The Queen ‘will only miss her annual trip to the Epsom Derby for the fourth time in 75 years’

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The Queen has decided to skip her trip to the Epsom Derby as she fears it won’t be the same with the Covid restrictions in place, reports suggest.

Her Majesty – an avid fan of horse racing – believes it won’t be a ‘traditional Derby day’ this year due to restrictions, royal sources have reportedly said.

Instead, the 95-year-old monarch will be watching the famous race on television from the comfort of Windsor Castle, according to… the Telegraph.

A source told the paper: ‘It’s a Derby, but it’s not a traditional Derby day.

“It won’t be what it normally is, so the Queen has decided she’d rather watch it at home.”

The Queen is also likely to miss Royal Ascot later this month, the paper adds, although it is believed she could be present on certain days when one of her own horses is walking.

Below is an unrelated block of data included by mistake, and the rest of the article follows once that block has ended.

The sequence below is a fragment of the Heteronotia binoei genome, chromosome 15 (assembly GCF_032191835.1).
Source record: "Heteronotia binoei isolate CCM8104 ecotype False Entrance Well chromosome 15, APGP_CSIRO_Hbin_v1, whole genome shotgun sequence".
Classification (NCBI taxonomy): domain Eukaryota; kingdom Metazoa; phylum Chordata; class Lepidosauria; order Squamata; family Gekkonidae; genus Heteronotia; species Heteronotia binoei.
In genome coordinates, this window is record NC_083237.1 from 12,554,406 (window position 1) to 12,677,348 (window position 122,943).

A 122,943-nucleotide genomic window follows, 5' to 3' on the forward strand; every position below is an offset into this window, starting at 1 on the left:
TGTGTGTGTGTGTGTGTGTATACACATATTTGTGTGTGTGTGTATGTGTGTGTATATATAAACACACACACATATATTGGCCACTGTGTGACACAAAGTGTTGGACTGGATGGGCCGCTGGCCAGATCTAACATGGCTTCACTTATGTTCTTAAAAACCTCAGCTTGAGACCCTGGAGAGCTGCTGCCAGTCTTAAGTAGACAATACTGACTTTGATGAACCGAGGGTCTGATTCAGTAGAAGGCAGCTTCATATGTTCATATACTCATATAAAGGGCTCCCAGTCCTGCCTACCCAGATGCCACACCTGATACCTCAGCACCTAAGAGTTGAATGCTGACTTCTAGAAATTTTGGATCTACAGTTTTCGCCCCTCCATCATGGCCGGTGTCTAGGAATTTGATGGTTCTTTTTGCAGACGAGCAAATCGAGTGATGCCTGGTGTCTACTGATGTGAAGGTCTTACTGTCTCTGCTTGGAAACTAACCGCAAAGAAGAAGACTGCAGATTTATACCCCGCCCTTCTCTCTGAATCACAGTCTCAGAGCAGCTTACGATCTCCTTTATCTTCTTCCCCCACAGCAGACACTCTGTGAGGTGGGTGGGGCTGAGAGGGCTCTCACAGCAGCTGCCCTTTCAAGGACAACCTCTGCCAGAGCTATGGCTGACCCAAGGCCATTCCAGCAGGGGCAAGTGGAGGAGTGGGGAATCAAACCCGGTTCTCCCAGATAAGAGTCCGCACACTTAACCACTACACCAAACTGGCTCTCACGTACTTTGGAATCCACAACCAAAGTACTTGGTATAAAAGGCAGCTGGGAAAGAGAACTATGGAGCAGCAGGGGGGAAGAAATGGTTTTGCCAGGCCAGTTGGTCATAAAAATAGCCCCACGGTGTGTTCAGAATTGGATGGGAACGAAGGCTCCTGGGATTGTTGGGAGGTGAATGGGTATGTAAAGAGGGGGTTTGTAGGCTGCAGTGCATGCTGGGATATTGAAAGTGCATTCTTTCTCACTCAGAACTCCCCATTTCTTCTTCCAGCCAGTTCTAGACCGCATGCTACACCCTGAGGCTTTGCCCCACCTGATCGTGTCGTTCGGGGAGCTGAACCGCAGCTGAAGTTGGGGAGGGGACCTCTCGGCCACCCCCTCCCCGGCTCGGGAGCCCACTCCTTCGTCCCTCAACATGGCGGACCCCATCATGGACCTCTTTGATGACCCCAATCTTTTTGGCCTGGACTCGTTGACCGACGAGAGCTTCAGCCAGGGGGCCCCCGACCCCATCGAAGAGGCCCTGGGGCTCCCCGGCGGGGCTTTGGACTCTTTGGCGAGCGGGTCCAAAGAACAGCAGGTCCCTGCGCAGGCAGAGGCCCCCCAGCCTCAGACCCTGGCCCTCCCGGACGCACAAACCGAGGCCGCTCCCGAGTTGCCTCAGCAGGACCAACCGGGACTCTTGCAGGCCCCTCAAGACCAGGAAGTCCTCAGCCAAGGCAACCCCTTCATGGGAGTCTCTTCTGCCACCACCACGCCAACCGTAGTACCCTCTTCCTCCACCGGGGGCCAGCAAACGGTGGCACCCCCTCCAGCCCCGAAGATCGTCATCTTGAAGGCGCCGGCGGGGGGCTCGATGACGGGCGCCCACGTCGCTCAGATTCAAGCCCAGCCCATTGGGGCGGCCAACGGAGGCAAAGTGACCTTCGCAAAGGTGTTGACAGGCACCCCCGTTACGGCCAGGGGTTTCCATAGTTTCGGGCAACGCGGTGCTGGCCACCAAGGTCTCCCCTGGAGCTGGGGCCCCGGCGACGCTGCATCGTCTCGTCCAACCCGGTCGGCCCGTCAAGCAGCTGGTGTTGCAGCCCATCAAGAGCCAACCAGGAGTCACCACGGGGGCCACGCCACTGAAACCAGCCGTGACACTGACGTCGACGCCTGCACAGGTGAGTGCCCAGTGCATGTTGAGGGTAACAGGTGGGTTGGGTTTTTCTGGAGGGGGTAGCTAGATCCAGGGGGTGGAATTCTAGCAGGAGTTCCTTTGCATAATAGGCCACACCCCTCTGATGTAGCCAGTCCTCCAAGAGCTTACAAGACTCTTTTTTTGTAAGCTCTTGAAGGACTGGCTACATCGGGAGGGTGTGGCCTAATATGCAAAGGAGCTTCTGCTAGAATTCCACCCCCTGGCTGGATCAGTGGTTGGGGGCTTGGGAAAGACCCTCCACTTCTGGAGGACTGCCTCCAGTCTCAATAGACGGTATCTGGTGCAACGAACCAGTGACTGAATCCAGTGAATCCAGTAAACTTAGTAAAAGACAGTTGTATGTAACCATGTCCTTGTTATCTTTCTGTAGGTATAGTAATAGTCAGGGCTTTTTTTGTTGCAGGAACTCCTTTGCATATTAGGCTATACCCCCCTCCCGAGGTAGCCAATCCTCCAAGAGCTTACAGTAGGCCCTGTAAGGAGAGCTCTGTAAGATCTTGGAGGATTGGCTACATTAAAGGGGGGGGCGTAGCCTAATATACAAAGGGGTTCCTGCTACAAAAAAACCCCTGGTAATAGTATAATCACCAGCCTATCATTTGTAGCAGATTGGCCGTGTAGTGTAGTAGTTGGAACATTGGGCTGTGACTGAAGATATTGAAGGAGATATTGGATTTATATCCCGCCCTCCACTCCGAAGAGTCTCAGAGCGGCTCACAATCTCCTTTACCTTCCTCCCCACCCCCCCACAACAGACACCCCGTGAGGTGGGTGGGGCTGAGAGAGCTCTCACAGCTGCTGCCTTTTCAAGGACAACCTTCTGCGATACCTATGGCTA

Her Majesty – an avid fan of horse racing – believes it won’t be a ‘traditional Derby day’ this year due to restrictions, royal sources say. Pictured: The Queen with Race Manager John Warren and Princess Michael of Kent at Epsom in 2015

Instead, the 95-year-old will be watching the famous race on television from the comfort of Windsor Castle, according to the Telegraph.  Pictured: The handicap of the Cazoo Derby Festival yesterday in Epsom

Instead, the 95-year-old will be watching the famous race on television from the comfort of Windsor Castle, according to the Telegraph. Pictured: The handicap of the Cazoo Derby Festival yesterday in Epsom